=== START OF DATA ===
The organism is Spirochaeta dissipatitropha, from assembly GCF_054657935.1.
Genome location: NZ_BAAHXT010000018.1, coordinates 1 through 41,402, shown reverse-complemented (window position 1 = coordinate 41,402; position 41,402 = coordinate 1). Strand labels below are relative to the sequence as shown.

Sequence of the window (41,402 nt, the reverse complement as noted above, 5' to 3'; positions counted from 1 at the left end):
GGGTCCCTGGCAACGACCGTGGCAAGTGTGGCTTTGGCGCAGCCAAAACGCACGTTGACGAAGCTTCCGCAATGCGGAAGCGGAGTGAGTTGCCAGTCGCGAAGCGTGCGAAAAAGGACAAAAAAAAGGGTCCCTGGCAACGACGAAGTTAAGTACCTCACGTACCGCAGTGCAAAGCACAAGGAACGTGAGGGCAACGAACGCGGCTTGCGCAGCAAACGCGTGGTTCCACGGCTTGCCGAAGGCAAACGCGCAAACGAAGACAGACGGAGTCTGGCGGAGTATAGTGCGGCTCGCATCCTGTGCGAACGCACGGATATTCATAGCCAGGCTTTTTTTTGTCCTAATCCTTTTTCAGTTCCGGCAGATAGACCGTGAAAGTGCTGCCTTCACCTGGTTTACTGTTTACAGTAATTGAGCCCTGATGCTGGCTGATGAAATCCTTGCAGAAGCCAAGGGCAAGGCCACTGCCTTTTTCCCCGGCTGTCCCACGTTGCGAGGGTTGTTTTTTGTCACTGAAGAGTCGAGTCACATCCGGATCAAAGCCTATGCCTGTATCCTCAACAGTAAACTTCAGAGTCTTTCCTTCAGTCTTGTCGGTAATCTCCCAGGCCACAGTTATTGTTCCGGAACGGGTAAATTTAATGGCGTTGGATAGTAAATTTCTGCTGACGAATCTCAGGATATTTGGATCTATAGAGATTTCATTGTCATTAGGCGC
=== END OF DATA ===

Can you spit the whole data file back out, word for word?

The organism is Spirochaeta dissipatitropha, from assembly GCF_054657935.1.
Genome location: NZ_BAAHXT010000018.1, coordinates 1 through 41,402, shown reverse-complemented (window position 1 = coordinate 41,402; position 41,402 = coordinate 1). Strand labels below are relative to the sequence as shown.

Sequence of the window (41,402 nt, the reverse complement as noted above, 5' to 3'; positions counted from 1 at the left end):
GGGTCCCTGGCAACGACCGTGGCAAGTGTGGCTTTGGCGCAGCCAAAACGCACGTTGACGAAGCTTCCGCAATGCGGAAGCGGAGTGAGTTGCCAGTCGCGAAGCGTGCGAAAAAGGACAAAAAAAAGGGTCCCTGGCAACGACGAAGTTAAGTACCTCACGTACCGCAGTGCAAAGCACAAGGAACGTGAGGGCAACGAACGCGGCTTGCGCAGCAAACGCGTGGTTCCACGGCTTGCCGAAGGCAAACGCGCAAACGAAGACAGACGGAGTCTGGCGGAGTATAGTGCGGCTCGCATCCTGTGCGAACGCACGGATATTCATAGCCAGGCTTTTTTTTGTCCTAATCCTTTTTCAGTTCCGGCAGATAGACCGTGAAAGTGCTGCCTTCACCTGGTTTACTGTTTACAGTAATTGAGCCCTGATGCTGGCTGATGAAATCCTTGCAGAAGCCAAGGGCAAGGCCACTGCCTTTTTCCCCGGCTGTCCCACGTTGCGAGGGTTGTTTTTTGTCACTGAAGAGTCGAGTCACATCCGGATCAAAGCCTATGCCTGTATCCTCAACAGTAAACTTCAGAGTCTTTCCTTCAGTCTTGTCGGTAATCTCCCAGGCCACAGTTATTGTTCCGGAACGGGTAAATTTAATGGCGTTGGATAGTAAATTTCTGCTGACGAATCTCAGGATATTTGGATCTATAGAGATTTCATTGTCATTAGGCGC